United States presidential election results for Knox County, Tennessee[5]
Year Republican Democratic Third party
No.  % No.  % No.  %
2020 124,540 56.47% 91,422 41.45% 4,594 2.08%
2016 105,767 58.53% 62,878 34.80% 12,052 6.67%
2012 109,707 63.60% 59,399 34.43% 3,401 1.97%
2008 113,015 60.73% 70,215 37.73% 2,856 1.53%
2004 110,803 62.10% 66,013 37.00% 1,603 0.90%
2000 86,851 57.68% 60,969 40.49% 2,766 1.84%
1996 70,761 50.53% 61,158 43.67% 8,126 5.80%
1992 66,607 46.75% 59,702 41.90% 16,167 11.35%
1988 73,092 63.27% 41,829 36.21% 600 0.52%
1984 76,965 63.61% 43,448 35.91% 574 0.47%
1980 66,153 56.26% 45,634 38.81% 5,798 4.93%
1976 56,013 50.73% 53,034 48.03% 1,362 1.23%
1972 64,747 71.56% 24,076 26.61% 1,661 1.84%
1968 47,202 52.44% 24,528 27.25% 18,277 20.31%
1964 42,797 50.20% 42,463 49.80% 0 0.00%
1960 50,811 61.00% 31,990 38.40% 499 0.60%
1956 46,167 60.09% 29,768 38.74% 896 1.17%
1952 44,358 62.32% 26,681 37.48% 139 0.20%
1948 21,074 53.77% 15,946 40.68% 2,176 5.55%
1944 20,742 52.58% 18,482 46.85% 228 0.58%
1940 13,877 40.45% 20,226 58.96% 201 0.59%
1936 12,183 37.93% 19,837 61.76% 100 0.31%
1932 9,774 46.71% 10,755 51.39% 398 1.90%
1928 14,627 71.55% 5,767 28.21% 49 0.24%
1924 10,709 56.41% 6,935 36.53% 1,340 7.06%
1920 12,005 63.41% 6,801 35.93% 125 0.66%
1916 5,791 57.27% 4,214 41.68% 106 1.05%
1912 1,984 19.86% 4,069 40.73% 3,938 39.42%
1908 5,817 56.56% 4,090 39.77% 378 3.68%
1904 4,309 55.61% 3,196 41.25% 243 3.14%
1900 3,982 46.35% 4,389 51.08% 221 2.57%
1896 6,243 59.83% 4,020 38.52% 172 1.65%
1892 4,182 49.11% 3,987 46.82% 347 4.07%
1888 6,123 59.12% 3,929 37.94% 305 2.94%
1884 5,248 59.11% 3,481 39.21% 149 1.68%
1880 4,361 58.18% 3,119 41.61% 16 0.21%

The government of Knox County, Tennessee operates under a home rule format. The county administrator, formerly known as the County Executive, is called the County Mayor. There is also an elected county commission, which consists of 11 members. Knox County is divided into nine commission districts, with one commissioner elected from each district. Two commissioners are elected countywide and serve as at-large representatives. The county commissioners' districts do not correspond with those of the city of Knoxville, which has its own mayor and city council. Residents of the county living within Knoxville city limits vote both in city and in county elections, are represented by city and county mayors, and pay city and county taxes. While the administration appears to be duplicated, services tend to be separated. Knox County runs the local school and library systems. Knoxville maintains a police department independent of the county sheriff. The property assessor's office, tax offices, and the Metropolitan Planning Commission are combined between the city and county governments. All Knox County elections are conducted on a partisan basis.[6]

Executive branch[]

The county mayor is the head of the executive branch of Knox County Government. The current county mayor is Glenn Jacobs, better known by his WWE identity of Kane. According to the county's charter, the mayor is the chief financial officer of the county, which includes developing the county's annual budget, approving county contracts, etc. Other responsibilities of the county mayor's office include maintaining county roads, highways and bridges, codes enforcement and operating the county's health department and library system.[6]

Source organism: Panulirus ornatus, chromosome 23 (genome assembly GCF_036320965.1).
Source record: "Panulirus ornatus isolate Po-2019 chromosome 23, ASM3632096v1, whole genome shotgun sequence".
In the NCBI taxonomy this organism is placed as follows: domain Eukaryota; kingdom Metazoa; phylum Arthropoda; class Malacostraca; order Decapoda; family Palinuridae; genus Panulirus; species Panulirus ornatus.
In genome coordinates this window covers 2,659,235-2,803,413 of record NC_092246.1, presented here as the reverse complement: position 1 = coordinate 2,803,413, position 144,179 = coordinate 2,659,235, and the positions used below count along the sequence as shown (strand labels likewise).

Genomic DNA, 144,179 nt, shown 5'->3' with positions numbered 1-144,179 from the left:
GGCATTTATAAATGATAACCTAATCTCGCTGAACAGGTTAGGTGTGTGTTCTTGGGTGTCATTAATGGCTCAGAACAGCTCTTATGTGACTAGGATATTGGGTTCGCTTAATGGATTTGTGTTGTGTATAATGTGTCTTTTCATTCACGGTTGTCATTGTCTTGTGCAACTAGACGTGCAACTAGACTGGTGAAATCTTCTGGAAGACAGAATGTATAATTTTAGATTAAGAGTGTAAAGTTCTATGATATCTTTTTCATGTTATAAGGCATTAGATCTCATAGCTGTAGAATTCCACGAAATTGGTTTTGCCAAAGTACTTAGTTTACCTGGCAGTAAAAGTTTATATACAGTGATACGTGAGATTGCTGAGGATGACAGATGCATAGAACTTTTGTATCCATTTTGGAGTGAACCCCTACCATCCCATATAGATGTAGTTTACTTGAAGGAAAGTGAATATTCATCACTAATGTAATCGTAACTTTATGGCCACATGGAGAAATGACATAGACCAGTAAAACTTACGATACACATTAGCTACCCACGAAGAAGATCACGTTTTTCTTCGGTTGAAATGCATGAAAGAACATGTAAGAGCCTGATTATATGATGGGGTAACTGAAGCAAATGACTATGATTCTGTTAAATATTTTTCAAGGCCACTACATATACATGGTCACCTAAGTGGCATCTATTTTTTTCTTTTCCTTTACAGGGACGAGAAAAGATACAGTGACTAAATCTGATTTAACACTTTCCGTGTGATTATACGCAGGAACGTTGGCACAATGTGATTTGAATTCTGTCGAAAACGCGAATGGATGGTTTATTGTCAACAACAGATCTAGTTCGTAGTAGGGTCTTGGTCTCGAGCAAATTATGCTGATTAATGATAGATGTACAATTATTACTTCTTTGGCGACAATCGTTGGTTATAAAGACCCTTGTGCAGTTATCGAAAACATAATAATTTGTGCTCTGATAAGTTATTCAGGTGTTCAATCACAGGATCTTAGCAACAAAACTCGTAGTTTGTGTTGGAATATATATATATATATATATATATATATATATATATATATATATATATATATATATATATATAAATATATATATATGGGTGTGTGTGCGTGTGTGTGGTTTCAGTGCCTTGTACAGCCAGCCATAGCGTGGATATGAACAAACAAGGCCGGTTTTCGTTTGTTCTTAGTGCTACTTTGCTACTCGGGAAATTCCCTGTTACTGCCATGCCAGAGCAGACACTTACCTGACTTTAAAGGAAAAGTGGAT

The mayor has the authority to veto resolutions and ordinances passed by the Knox County Commission. A majority-plus-one vote is required to override a mayoral veto, unless the vetoed legislation was required to have a two-thirds vote for original passage. In such cases, a two-thirds vote of the commission is required to override the veto.[6]

Executive branch departments

  • Finance
    • Purchasing
    • Community Development
  • Engineering & Public Works
    • Highway Engineering
    • Highway Maintenance
    • Stormwater Management
    • Codes Enforcement
    • Solid Waste & Recycling
    • Fire Prevention Bureau
  • Probation
  • Risk Management & Human Resources
  • Veterans Services
  • Senior Services
  • Health Department
    • Air Quality
  • Knox County Public Library
  • Constituent Services
  • Communications
  • Information Technology

Legislative branch[]

The Knox County Board of Commissioners is the legislative body of Knox County and consists of 11 members: nine elected at the district level and two elected countywide to serve at-large.[7] Commissioners meet multiple times each month, with their primary business meetings being a monthly work session and a monthly voting meeting. During the work session, commissioners generally debate items on the monthly agenda and take a non-binding vote on each item in advance of the more formal voting meeting, which is generally held the following week.[6]

The Board of Commissioners approves resolutions, ordinances, honorariums, road names, as well as most county contracts and large expenditures. Resolutions require a single vote for passage, while ordinances require two votes, or "two readings". The County Commission also serves as the appropriating body of the county and must approve an annual budget – presented by the mayor – which includes funding for the various county departments, including the Knox County Schools. The body also sets the property tax rate for the county.[6]


The Knox County Sheriff serves as the top law enforcement office of the county, and is elected countywide. The sheriff is responsible for overseeing the county jail, providing courtroom officers, serving warrants and providing general law enforcement functions, such as patrol and criminal investigation.


On February 11, 2017, Brandon Lambert was wanted on multiple warrants for property crimes. Sheriffs Deputies shot him to death in a Turkey Creek parking lot after, allegedly, his vehicle moved towards them. He was unarmed. There is no video of the shooting or the alleged movement of the vehicle. Knoxville Police Department investigated the incident and cleared all deputies.[8]

On July 27, 2019, Johnathan Binkley, age 35, died after being hogtied face down for four minutes. At least seven law enforcement officers were present at the time of death. Binkley was pronounced dead within an hour of being stopped.[9] Binley's mother is suing the Sheriff's department.[10]


According to the U.S. Census Bureau, the county has a total area of 526 square miles (1,362.3 km2), of which 508 square miles (1,315.7 km2) is land and 17 square miles (44.0 km2) (3.29%) is water.

Cherokee Caverns